Channing Tatum

Hearst Tower turned into a Chippendales for a moment Wednesday night.

A crew of male dancers gyrated on a small makeshift stage on the 44th floor of the publishing house’s headquarters in New York. Slowly peeling off their clothes, the shirtless dancers began grinding with potential advertisers and Hearst employees as onlookers sipped cocktails and documented the show via social media.

This was the opening act of Hearst’s first NewFronts presentation, which gives advertisers and press insight into the video strategy of the company for the year ahead. The strip show was a teaser to the arrival onstage of “Magic Mike” actor Channing Tatum’s, who would deliver the news that is partnering with his “Magic Mike Live” show at the Hard Rock Hotel in Las Vegas.

“If we’re going to revolutionize the way that men entertain women, then we have to start by actually asking women what they want, and then giving it to them,” said Tatum. “There’s nothing that deepens a relationship more than getting a little crazy.”

Tatum explained that the yearlong partnership with Cosmo includes multiple video series, articles, galleries, Facebook Live broadcasts, virtual reality, Snapchat takeovers, Instagram and quizzes.

Lee Sosin, Hearst’s digital media senior vice president, said the partnership would “melt the Internet,” before rolling out a slew of video partnerships for the company’s various titles. Cosmo has partnered with Elizabeth Banks’ women’s comedy site WhoHaHa for a video series that will be distributed on the actress’ site and on its Web site. The women’s glossy will also debut “All In,” a Triple Threat TV-produced series that follows women who are on the cusp of making their dreams a reality, be it through qualifying for the Olympics or auditioning for a spot in the New York City Ballet.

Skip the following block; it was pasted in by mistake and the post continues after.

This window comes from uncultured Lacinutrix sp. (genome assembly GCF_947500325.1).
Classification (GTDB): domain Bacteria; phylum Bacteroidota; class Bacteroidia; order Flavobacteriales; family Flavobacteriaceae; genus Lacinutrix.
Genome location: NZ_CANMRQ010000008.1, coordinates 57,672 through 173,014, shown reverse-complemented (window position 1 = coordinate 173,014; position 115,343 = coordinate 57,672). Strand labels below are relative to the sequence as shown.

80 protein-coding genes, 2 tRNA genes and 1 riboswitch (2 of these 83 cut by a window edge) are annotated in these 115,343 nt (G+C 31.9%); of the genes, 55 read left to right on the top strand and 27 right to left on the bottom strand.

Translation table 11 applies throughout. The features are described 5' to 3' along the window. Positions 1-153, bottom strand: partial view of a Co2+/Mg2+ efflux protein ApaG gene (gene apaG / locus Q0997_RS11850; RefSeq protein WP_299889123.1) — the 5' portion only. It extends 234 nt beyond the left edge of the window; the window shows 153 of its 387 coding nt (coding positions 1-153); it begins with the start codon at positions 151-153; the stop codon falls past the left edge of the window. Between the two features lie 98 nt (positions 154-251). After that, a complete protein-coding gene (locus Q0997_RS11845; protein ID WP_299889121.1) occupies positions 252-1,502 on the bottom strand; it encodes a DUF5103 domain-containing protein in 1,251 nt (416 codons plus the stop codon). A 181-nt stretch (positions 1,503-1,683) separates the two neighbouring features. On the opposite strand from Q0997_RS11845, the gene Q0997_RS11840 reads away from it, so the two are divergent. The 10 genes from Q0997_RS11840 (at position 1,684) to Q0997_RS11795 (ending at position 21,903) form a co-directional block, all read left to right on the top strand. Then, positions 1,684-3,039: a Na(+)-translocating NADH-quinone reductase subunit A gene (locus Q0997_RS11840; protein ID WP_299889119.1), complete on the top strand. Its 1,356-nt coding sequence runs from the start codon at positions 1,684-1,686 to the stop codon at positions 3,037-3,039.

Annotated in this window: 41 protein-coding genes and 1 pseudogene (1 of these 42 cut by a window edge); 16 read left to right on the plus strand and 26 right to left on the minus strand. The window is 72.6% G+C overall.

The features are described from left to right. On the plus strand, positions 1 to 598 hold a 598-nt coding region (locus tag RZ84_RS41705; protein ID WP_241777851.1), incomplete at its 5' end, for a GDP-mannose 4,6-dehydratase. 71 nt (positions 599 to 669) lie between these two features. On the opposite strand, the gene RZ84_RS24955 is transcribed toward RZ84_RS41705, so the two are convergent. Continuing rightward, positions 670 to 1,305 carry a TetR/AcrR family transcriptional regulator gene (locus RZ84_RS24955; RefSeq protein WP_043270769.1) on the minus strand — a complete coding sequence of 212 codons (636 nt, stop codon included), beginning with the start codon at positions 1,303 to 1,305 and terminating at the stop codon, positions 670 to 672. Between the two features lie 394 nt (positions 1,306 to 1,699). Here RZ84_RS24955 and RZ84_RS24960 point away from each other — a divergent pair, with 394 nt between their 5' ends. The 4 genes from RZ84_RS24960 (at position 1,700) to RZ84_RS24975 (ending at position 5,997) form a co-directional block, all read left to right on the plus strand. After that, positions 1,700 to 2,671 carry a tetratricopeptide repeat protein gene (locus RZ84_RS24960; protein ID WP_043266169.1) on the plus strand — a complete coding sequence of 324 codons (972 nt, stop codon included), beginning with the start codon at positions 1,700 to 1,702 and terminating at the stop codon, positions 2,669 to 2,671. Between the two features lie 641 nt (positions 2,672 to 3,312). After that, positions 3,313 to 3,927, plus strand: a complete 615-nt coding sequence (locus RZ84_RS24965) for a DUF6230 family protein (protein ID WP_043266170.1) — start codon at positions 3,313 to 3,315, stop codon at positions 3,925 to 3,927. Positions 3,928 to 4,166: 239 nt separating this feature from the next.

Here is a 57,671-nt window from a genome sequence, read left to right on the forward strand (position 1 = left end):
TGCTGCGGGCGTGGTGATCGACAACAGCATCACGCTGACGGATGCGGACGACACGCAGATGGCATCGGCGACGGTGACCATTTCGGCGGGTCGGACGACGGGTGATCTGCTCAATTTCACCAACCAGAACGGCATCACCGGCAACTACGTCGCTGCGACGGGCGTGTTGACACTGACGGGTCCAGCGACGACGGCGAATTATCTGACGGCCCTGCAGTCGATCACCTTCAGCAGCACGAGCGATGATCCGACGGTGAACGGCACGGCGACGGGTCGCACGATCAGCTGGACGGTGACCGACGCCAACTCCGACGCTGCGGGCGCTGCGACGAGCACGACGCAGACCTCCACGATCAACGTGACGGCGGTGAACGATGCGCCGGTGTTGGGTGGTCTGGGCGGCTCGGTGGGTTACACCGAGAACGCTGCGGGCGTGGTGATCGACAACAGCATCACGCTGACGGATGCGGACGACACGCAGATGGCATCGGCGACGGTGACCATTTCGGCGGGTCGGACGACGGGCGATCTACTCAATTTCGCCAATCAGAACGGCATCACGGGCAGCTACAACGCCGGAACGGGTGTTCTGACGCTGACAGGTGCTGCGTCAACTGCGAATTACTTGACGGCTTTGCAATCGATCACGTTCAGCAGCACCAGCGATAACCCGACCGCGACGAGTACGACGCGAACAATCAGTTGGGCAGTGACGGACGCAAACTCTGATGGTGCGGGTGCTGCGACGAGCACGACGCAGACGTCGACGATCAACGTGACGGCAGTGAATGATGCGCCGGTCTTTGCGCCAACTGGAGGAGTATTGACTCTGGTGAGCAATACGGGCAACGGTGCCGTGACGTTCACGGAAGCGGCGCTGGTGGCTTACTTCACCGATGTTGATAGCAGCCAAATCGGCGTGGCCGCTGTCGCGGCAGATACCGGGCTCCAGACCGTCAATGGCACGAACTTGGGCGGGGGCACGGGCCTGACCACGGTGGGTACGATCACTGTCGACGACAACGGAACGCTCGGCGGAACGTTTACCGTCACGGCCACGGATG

Cosmo will also roll out SnapHacks on its Snapchat Discover channel; “Beautiful Nights,” a series on what makeup and clothes to wear on a special night to run on its Web site, and “Show Day,” a series from Hearst and Sony Music. That series takes an inside look at the life of a pop star on the day of their big concert.

For Elle, its Web site will debut “How Do I Wear That?,” a show hosted by stylist Cecila Lee Roach on how to wear today’s trendiest looks. Elle is also developing “My Turn,” a video series that showcases inspiring, powerful women who break boundaries and lead change.

Esquire editor in chief Jay Fielden is getting some airtime of his own this summer when he will appear on a Facebook Live show dubbed “Who’s That Guy?” Fielden and a well-known guest will interact with Esquire’s Facebook audience, playing a guessing game that combines celebrity, humor and fashion.

The men’s title will also debut “How to Be a Man with Frank Kobola,” a video series that follows Kobola, a former employee, on his quest to “reclaim his manhood.” Tasks include eating spicy food, chopping down a tree, starting a fire, day-trading and other stereotypical male activities.

Lastly, the title will roll out “Manhood,” a raw documentary series that gets real men talking about issues about identity, sexuality, race, relationships, fatherhood and career.

Harper’s Bazaar will unveil a video series called “The Younger Games” hosted by Kelly Deadmon. She goes on a quest to regain her youth through plastic surgery and antiaging treatments. The fashion site will also launch a series on how to find a unique bridal look called “Bazaar Unbridaled.”

Turning to Hearst’s Snapchat channel, Sweet, the company said it would publish “The Sweet Guide to Living a Better Life” on its Discover platform.

“Hearst is about continual innovation,” said Troy Young, president of Hearst digital. “Our digital business is evolving at a staggering pace and video is at the heart of it. We’re creating content that cuts through the noise of the internet and drives enormous viewership across our properties and the most important social and mobile platforms.”

Dancers at Hears's NewFront.

Dancers at Hearst’s NewFront. 

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